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Strikes shut doors at world-renowned French monuments

by Staff

Tourists travelling to visit historic French landmarks the Eiffel Tower and Normandy’s Mont Saint Michel have found their doors closed for part of the past two weeks, as striking workers complain of underinvestment and too many visitors.

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Investment in Mont Saint Michel, a fortified tidal island topped by an abbey, is “not at an appropriate level for this fantastic monument”, one staff representative said.

And an Eiffel Tower unionist last week warned that the cost of “major maintenance, renovation and conservation work” is being “underestimated” at the 125-year-old iron structure.

In Normandy, Herminia Amador Chacon of the CGT union said Mont Saint Michel workers “all have joint problems in the knees or the ankles” from staffing and guiding visitors around the site, which is accessible only by climbing 350 stairs.

Others are posted out in the wet, rainy Channel weather for hours on end, with one reception worker calling the spot “marvellous but badly heated”.

Only around 15 of the Mont Saint Michel’s 55 workers have walked out since the open-ended strike began on December 26.

But that has been enough to shut the gates of the abbey — one of France‘s most visited monuments, with around 1.5 million tourists per year — many days since.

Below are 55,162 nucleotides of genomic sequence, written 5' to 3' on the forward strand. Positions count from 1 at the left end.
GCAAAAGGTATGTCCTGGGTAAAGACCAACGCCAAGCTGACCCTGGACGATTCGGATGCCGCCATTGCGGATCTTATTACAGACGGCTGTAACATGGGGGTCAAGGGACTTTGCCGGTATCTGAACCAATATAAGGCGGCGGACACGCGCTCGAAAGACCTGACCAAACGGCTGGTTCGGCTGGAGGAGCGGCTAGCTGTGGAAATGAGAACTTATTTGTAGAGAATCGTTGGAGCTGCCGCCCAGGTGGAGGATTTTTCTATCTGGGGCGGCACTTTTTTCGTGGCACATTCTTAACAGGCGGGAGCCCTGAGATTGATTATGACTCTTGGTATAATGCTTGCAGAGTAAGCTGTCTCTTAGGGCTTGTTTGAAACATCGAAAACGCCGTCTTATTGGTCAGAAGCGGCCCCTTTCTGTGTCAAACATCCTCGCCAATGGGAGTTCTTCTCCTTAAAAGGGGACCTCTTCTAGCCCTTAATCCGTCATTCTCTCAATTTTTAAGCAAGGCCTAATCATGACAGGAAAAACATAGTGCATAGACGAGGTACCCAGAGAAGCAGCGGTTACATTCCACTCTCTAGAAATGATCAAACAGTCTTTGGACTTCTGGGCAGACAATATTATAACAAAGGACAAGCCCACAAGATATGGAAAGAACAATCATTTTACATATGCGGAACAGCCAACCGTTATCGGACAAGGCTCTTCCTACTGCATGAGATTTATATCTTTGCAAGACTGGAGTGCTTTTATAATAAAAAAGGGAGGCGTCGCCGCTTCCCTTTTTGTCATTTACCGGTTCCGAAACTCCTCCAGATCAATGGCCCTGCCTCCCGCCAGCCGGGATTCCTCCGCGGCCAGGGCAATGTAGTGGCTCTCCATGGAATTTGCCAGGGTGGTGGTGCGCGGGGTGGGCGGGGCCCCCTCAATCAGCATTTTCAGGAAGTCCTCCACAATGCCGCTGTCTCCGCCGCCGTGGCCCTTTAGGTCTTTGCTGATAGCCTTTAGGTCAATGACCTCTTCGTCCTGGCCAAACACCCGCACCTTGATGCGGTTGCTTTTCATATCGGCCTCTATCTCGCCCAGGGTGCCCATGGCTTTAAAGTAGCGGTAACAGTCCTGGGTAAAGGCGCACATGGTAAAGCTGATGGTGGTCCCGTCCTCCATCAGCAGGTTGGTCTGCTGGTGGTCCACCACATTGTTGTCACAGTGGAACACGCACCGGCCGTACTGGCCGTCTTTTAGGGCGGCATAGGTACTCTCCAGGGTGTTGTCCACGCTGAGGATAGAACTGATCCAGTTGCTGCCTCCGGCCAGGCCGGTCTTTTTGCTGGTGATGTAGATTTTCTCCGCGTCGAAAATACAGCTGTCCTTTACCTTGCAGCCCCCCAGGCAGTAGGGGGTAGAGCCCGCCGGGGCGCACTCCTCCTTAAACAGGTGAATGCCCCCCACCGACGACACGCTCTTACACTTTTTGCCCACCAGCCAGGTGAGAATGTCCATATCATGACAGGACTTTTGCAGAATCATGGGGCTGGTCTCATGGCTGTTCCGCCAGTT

Lise, 25, and Thomas, 24, had travelled the 70 kilometres (43 miles) from Norman town Flers to visit on Wednesday, only to find a sign saying the abbey was only open between 1:00 pm and 5:00 pm.

While “a little disappointed”, the pair judged the staff could not “be on strike over nothing”.

Worker representatives at Mont Saint Michel are asking for more staff, extra pay for those with foreign language skills and compensation for the physically demanding parts of the job, as well as better facilities on site.

Abbey general secretary Arnaud Noblet said extra staff were already on hand during the busy summer season and a small number of new jobs were being created.

He dismissed the idea that spending on the abbey was not in line with revenues.

Pooling of resources among landmarks managed by the Centre for National Monuments (CMN) authority means “major monuments like the abbey keep the small ones alive”, Noblet said.

Eiffel Tower ‘heading for disaster’ 

In Paris, strikers among the Eiffel Tower’s 360-strong workforce said they had walked out for one day on December 27 to protest against “unrealistic management” with “over-ambitious, impossible-to-achieve” business goals.

“The Eiffel Tower is an old lady. It’s 130 years old. Some of the lifts date back to 1899. There’s a lot of work (to be done),” the workers said.

They added that managers’ projections of 7.4 million visitors per year were unrealistic — the tower hosted 5.9 million in 2022 — leaving a funding gap that workers believe has management firm SETE “heading for disaster”.

But SETE boss Jean-Francois Martins said the Eiffel Tower was “in good economic shape”, even after the Covid-19 pandemic and inflation hit renovation costs.

He said he believed workers fear jobs could be cut to make up for pandemic-era losses.

Italian tourist Alessandro Monaco, 40, was disappointed.

“We were quite stunned to see there was a strike. It’s a real shame not to be able to visit today,” he told AFP on the day of the stoppage last week.

Others were more sanguine.

“The important thing is to see it, strike or no strike,” said 40-year-old French visitor Marie-Christine Riviere.

While the Eiffel Tower strike on December 27 lasted for just one day, “if the situation continues… the Eiffel Tower will be closed during the Olympic Games period” in July-August, worker representatives warned.


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